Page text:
As a health insurance company customer, you may get inundated with paper, or you may have secure password access into your personal records, complete with graphical summaries showing just where you paid the deductible, when the company payments kicked in, and so forth.
Big companies are especially keen to see the latter, as their costs run very high. Having a NASA-style mission control room, with some bosses just staring at those health insurance screens, makes plenty of sense.
Atop these models, we have multiple Views, sometimes tailored by students of Edward R. Tufte, sometimes encoded in an XML (such as X3D), hence those very intelligible detailed and summary mappings provided by the more upscale insurance and banking institutions to their corporate customers.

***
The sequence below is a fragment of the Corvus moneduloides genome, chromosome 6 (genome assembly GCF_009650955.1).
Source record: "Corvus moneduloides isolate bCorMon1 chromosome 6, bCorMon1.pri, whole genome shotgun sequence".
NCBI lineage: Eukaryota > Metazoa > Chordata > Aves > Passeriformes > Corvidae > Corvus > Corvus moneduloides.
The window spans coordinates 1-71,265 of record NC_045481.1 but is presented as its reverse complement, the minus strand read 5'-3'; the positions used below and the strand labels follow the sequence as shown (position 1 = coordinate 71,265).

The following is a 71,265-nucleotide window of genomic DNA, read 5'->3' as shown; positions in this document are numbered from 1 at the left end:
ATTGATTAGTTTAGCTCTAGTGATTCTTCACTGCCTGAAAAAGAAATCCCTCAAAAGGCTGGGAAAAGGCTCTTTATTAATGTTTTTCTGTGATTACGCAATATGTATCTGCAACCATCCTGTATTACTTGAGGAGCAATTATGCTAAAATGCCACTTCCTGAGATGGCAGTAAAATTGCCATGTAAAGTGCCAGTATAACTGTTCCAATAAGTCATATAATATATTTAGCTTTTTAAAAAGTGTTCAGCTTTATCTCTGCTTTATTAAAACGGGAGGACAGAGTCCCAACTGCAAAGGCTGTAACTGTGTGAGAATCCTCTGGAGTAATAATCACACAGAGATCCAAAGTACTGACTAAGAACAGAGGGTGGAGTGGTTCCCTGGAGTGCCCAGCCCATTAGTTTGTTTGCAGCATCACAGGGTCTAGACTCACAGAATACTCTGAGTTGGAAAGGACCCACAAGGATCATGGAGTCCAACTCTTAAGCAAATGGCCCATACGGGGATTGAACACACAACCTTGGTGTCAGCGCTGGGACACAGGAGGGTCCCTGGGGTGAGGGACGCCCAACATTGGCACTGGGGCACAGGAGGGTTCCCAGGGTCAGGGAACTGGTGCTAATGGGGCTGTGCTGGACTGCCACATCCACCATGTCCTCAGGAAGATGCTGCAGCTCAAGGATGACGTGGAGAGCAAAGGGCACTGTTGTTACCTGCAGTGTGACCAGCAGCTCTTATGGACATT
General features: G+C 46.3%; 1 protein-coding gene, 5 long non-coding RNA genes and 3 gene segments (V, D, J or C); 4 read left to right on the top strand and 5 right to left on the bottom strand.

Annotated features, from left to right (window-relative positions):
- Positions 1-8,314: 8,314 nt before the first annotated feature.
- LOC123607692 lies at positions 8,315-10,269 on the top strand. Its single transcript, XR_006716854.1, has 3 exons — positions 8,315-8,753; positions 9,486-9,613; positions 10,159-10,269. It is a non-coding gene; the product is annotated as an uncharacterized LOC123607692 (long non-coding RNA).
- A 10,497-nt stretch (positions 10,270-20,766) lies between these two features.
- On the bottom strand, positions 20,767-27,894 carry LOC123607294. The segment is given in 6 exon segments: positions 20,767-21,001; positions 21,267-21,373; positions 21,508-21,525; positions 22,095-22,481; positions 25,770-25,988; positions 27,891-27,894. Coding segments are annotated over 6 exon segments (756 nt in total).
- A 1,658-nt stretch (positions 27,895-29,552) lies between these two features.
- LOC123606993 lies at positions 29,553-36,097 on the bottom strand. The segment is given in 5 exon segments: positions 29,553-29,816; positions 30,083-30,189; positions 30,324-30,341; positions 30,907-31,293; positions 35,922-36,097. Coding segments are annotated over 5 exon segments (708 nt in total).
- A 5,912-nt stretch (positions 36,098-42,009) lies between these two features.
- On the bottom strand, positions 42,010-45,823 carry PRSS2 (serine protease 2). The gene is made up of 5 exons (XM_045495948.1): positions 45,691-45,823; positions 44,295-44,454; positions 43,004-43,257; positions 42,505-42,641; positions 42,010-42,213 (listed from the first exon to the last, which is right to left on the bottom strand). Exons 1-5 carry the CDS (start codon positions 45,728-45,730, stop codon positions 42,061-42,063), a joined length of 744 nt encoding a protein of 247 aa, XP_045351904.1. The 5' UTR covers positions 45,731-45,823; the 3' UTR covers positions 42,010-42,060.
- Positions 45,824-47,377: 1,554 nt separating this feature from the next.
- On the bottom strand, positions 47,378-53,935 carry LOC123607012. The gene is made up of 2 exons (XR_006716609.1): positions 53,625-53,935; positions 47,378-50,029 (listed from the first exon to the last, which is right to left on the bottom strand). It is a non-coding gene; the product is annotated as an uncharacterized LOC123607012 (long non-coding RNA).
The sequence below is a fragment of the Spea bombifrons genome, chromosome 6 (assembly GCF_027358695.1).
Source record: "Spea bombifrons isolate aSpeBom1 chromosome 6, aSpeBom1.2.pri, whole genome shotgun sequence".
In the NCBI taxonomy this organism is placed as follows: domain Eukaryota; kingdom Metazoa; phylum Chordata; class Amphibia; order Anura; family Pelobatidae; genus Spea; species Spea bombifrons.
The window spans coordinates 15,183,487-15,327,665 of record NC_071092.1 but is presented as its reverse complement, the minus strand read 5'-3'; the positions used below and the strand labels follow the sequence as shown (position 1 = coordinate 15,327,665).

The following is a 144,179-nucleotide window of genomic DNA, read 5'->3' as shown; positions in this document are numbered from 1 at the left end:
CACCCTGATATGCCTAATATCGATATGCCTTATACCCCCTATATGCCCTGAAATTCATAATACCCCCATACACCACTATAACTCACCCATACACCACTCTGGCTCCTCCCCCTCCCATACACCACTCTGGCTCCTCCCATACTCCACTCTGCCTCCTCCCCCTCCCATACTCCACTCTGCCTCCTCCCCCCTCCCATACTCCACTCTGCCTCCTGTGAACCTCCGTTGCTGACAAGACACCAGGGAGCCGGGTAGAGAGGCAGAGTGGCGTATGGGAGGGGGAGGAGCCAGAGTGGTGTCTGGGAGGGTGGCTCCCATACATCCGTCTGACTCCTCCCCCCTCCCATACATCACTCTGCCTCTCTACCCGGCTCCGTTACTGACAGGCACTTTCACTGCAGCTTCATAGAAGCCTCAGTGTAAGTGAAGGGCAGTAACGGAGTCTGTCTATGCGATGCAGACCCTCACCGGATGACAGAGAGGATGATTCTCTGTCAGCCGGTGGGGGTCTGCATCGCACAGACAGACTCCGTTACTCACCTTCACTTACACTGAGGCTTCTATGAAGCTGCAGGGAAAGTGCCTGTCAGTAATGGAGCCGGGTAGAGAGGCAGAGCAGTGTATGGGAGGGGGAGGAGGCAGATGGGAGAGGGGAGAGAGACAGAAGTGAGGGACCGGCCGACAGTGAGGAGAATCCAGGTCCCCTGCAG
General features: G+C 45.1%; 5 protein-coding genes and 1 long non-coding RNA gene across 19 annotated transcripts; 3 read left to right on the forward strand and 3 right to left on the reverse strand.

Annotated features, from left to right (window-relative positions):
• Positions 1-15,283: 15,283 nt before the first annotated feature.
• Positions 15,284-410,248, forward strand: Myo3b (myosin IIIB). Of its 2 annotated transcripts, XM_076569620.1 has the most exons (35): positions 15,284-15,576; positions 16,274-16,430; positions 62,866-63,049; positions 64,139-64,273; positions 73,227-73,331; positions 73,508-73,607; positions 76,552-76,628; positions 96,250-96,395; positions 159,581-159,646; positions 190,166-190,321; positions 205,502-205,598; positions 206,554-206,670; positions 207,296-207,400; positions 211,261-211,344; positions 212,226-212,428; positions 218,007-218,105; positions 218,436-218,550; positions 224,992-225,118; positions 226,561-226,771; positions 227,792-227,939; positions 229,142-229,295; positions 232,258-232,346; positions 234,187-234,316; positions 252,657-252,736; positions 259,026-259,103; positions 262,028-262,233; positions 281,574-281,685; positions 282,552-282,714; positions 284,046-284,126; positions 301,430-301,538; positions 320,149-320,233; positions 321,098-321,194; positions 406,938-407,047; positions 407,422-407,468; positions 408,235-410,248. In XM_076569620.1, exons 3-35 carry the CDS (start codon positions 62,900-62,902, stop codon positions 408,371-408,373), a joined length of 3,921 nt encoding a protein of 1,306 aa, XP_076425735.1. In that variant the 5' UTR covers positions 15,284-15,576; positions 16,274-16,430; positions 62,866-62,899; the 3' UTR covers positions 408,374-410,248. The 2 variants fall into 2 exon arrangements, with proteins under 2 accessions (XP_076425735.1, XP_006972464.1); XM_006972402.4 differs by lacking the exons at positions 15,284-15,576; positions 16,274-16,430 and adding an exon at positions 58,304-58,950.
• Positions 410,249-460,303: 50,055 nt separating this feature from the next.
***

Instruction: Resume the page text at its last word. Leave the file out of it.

Such views are likewise needed for in-house quality assurance.
The underlying databases comprise simple tabular storage, but the rules governing those records, their creation, update and deletion, are according to what're called "business rules."
These rules define the model, but are implemented in control languages, in SQL for example, with its commands to grant and revoke privileges, at the global, database and tabular levels.
Related reading @ Math Forum.